I have always loved having wild birds in my yard. I was determined to attract a pair of nesting Eastern Bluebirds and finally have had success each year for the last 4 years!
I live in a fairly wooded neighborhood, but tried to place the houses (I have 3) far apart from each other and in as open an area as possible.
I don't use any pesticides or fertilizers on my lawn. I have LOTS of wild birds, but the bluebirds at first seemed reluctant to nest here.
My first pair chose the tiniest of the abodes, a cedar house with a side opening door. I was over the MOON when the female started laying eggs.
I carefully checked the nest daily and bought some live mealworms to feed them out of a small cup that I thumb tacked to the top of the house.
I know that was not the right thing to do now, but at the time I wasn't even sure what I was doing was going to work.
I put worms in it twice a day and prior to filling I whistled. The birds knew when I whistled that food was coming and the male did bring the fledglings back the week after they left the nest!
By now the mama bird was busy building a new nest and starting to lay eggs, but she didn't seem bothered by her other babies stomping on the roof and getting fed by the male.
This continued until the new eggs started hatching, then the male stopped feeding the fledglings.
I went on my 2nd year to have FOUR nests fledged out of this house!
This year I have had one nest in this house and 2nd one in another house. Be sure to have a metal ring around the opening to keep critters out and a pole guard or at least some petroleum jelly greasing the pole.
I have also started feeding year round, with freeze dried mealworms, keeping water available and the birds love my home-made suet which has sugar, oatmeal, cornmeal, lard and peanut butter in it.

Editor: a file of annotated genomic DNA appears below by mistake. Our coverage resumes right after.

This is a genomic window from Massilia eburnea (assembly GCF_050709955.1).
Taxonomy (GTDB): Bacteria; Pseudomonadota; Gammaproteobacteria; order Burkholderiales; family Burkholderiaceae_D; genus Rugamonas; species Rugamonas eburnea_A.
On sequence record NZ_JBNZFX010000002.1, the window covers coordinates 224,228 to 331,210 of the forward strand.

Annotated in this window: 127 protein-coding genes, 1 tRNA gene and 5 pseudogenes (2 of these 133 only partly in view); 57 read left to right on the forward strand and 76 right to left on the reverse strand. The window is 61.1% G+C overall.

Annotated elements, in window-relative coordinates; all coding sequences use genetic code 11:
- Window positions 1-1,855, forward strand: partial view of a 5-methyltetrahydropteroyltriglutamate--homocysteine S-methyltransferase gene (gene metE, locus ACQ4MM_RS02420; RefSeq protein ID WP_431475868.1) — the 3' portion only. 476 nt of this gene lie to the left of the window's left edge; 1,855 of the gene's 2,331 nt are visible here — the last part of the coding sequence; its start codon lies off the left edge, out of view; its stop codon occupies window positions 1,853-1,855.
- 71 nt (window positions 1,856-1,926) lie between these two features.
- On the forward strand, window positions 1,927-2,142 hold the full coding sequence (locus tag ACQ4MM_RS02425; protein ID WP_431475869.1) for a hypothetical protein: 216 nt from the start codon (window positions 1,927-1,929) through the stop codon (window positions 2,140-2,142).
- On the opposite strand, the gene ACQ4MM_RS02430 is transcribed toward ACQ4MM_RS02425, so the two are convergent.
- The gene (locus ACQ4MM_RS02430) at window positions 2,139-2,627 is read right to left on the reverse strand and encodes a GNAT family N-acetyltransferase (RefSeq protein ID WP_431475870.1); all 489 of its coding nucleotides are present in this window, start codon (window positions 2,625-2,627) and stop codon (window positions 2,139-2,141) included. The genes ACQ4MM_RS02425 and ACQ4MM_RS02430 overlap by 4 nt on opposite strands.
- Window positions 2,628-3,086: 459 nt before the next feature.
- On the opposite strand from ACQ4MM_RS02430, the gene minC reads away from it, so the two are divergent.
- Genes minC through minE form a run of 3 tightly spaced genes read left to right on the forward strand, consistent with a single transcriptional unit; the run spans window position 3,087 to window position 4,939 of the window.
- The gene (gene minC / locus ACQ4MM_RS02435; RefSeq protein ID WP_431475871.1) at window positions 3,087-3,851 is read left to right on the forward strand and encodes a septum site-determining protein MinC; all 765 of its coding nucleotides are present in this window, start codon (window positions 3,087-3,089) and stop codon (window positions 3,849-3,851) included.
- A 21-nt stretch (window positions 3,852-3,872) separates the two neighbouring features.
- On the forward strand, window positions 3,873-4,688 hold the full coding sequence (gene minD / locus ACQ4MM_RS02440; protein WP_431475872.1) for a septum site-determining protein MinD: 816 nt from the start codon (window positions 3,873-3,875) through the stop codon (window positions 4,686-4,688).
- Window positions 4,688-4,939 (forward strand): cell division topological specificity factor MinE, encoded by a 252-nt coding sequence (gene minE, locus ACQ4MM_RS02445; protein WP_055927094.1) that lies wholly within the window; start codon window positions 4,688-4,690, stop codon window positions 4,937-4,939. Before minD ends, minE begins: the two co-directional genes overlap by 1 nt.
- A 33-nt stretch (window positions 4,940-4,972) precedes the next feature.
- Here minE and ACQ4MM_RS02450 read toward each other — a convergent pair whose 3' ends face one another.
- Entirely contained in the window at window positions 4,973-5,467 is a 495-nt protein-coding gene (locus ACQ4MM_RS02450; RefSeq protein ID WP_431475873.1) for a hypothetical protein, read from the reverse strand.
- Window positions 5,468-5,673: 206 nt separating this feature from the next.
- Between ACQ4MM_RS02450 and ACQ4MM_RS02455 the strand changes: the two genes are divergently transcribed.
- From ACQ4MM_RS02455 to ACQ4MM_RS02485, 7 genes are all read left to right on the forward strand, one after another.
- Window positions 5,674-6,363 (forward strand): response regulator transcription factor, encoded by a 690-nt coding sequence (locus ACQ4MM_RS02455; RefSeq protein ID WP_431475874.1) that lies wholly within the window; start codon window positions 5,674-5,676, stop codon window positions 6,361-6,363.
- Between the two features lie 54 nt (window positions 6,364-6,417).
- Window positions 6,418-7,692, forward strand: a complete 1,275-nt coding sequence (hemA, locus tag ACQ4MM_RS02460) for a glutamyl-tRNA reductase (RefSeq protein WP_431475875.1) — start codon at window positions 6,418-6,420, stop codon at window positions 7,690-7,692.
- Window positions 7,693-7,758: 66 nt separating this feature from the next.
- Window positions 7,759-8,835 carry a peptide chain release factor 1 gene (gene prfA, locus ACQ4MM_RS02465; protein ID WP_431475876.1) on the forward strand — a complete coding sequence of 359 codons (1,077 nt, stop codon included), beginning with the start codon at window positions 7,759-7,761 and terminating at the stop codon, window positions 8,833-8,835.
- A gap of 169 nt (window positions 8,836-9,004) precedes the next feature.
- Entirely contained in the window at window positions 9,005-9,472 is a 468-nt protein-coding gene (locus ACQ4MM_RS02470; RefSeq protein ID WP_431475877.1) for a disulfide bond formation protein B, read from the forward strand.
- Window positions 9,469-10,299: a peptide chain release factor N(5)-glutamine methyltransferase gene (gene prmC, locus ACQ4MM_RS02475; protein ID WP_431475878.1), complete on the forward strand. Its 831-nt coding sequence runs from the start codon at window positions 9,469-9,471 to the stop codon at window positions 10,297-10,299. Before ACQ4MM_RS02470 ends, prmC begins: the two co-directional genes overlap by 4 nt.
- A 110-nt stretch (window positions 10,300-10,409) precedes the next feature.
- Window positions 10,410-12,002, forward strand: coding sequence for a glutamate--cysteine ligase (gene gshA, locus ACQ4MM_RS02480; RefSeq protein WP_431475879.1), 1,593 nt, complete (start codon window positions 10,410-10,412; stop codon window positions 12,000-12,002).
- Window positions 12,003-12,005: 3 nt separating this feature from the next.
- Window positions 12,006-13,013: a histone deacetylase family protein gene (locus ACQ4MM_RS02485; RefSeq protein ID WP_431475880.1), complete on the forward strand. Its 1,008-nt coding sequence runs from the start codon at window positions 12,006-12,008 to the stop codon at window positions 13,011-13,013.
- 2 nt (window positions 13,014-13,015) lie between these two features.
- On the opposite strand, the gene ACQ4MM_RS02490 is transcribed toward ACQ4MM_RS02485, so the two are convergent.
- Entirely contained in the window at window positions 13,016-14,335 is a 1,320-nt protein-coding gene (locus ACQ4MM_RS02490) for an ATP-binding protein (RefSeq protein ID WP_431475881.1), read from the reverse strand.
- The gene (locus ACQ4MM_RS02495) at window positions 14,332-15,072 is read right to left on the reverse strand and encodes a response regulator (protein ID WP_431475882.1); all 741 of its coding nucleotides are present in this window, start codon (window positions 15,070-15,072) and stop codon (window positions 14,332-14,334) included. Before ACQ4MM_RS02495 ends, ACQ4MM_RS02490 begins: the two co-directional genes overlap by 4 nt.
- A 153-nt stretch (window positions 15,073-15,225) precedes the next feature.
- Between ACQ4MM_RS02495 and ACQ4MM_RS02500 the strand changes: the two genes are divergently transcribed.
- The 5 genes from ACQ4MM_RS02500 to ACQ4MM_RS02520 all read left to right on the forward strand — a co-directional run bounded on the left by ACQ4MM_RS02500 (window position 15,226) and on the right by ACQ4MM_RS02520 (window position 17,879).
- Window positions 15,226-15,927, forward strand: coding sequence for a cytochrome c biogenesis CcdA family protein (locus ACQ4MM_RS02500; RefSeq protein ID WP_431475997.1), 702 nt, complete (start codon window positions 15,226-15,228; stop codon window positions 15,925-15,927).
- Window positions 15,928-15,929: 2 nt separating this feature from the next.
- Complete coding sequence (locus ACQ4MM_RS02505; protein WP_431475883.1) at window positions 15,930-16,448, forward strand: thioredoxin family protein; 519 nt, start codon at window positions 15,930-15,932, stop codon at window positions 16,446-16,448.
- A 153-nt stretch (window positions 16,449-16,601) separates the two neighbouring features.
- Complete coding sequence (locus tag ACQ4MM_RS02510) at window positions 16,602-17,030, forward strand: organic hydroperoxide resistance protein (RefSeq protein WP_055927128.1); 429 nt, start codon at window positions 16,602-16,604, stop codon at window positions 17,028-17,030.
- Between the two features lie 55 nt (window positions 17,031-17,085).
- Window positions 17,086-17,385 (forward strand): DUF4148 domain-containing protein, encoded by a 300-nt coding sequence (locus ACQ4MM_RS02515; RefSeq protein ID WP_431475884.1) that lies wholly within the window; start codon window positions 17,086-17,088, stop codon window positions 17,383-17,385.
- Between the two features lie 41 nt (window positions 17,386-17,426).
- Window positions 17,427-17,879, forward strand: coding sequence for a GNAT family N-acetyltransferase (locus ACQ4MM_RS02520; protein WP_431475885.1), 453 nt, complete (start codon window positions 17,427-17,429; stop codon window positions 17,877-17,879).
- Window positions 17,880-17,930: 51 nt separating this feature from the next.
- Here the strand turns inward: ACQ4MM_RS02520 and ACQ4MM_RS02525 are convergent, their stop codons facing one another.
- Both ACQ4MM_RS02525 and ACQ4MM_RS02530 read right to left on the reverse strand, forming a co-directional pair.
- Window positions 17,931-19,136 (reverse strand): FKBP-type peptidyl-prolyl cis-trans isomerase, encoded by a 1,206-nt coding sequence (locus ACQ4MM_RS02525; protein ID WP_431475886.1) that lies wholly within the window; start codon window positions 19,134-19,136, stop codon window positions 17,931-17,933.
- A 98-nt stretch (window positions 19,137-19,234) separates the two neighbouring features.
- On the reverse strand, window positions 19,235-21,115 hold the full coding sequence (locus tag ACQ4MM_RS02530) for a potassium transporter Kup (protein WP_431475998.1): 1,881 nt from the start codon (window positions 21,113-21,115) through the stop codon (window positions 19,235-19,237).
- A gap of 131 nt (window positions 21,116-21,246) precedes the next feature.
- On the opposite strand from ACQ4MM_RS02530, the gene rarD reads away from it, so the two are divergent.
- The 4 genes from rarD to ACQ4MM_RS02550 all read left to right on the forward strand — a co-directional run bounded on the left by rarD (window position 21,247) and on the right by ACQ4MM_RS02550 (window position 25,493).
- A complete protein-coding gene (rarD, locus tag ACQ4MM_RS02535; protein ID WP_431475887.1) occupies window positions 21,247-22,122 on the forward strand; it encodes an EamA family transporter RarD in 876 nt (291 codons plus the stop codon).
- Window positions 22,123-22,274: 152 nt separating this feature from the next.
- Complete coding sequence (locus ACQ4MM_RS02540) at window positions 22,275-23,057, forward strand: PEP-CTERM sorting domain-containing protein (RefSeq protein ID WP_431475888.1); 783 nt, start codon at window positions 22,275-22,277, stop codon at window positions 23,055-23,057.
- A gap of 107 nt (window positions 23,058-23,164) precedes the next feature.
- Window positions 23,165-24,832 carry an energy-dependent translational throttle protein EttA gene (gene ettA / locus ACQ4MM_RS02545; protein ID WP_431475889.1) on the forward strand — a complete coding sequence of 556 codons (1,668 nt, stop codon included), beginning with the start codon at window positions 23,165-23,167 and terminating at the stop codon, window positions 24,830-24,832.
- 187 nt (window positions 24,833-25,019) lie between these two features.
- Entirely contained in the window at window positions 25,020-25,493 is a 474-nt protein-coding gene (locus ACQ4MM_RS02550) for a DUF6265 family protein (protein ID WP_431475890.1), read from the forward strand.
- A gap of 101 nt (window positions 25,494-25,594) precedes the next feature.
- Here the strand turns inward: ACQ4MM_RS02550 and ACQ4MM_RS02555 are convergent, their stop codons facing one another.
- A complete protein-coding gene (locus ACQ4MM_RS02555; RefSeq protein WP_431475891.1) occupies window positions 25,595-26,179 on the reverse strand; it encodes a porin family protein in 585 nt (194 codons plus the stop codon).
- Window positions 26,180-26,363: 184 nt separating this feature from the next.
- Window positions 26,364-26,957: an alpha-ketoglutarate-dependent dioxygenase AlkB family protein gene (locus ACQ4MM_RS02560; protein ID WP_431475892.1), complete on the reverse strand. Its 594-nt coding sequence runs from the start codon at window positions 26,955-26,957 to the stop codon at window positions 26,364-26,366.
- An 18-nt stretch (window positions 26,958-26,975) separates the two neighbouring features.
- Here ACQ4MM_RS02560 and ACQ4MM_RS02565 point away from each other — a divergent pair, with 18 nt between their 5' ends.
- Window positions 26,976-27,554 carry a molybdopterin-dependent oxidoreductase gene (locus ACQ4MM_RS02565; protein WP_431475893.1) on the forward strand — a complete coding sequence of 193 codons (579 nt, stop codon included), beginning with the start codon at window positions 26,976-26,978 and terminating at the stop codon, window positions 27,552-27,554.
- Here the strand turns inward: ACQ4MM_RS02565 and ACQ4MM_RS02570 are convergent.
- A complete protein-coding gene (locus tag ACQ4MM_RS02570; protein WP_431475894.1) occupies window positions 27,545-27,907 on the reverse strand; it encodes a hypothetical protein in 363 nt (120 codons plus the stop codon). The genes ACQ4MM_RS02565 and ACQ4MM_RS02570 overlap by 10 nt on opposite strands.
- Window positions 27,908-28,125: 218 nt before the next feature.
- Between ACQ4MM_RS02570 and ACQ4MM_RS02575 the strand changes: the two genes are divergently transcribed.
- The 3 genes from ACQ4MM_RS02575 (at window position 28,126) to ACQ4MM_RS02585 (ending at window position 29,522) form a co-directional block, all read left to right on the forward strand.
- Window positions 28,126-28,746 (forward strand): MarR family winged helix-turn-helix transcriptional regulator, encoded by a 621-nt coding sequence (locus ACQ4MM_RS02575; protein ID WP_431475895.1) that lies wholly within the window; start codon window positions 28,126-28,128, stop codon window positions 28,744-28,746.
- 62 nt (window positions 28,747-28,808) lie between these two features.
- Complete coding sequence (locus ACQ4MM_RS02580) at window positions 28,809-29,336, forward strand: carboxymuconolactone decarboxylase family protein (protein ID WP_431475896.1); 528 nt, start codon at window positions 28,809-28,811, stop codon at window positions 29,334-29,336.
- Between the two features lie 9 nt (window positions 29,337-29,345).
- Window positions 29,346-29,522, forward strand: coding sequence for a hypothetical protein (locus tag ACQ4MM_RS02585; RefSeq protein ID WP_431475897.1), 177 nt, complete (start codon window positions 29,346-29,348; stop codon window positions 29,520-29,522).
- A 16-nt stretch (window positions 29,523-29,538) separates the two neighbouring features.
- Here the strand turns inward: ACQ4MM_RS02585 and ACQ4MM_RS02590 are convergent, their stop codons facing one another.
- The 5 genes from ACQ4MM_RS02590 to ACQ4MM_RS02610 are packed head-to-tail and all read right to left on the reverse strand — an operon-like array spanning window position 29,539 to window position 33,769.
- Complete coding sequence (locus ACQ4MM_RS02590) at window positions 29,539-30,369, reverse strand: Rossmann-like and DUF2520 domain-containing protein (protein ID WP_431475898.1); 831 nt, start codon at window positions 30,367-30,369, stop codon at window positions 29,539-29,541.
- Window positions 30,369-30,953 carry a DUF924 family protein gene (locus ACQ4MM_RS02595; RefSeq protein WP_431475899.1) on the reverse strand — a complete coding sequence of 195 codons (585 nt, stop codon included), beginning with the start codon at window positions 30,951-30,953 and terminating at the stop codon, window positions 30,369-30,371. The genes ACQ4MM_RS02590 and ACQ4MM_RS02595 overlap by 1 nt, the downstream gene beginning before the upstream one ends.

If you haven't attracted them to your yard yet, don't give up! Keep trying, hopefully your patience will be rewarded with these marvelous birds.
We put our bluebird house right outside our kitchen window several years ago, and we've had several couples adopt the house over the years -- but never had success with keeping them there long enough to start a family.
We think we have bluebirds living in the box and the next thing we know, we see other birds coming and going, enjoying the nest built by the poor bluebirds!
This year, we witnessed the attack by house sparrows as a new bluebird couple was just finishing off their nest building.
My husband ran outside and helped the male bluebird defend his home from swooping sparrows.
The extra hand was just enough to help the bluebird defend his turf, and the sparrows left.
We watched the nest hopefully for a few weeks and while we saw bluebirds coming now and then, we couldn't be sure if it was our nest-building couple.
We worried that they may have been frightened off and new bluebirds wouldn't be interested in the box now that it had somebody else's nest in it.
After a little more than two weeks, we decided it was time to toss the old nest in hopes of attracting new tenants.
We went out and opened up the box, gently tipped the nest forward to take a peak ... and found two blue eggs!!! JOY!!!
The next morning, we watched carefully and when we spotted a blue blur leaving the box we checked the box again ... three blue eggs!
We got to work putting together a 'sparrow spooker' made from an old tomato cage and some cut up plastic bag strips.
When the bluebirds returned, they were a little upset for just a bit but now they are quite comfortable with it and we rest a little easier knowing our bluebirds have a little protection from bullies.
As of today, we are at five pretty blue eggs ... we've been at that level for three days now so we think the egg-laying is complete.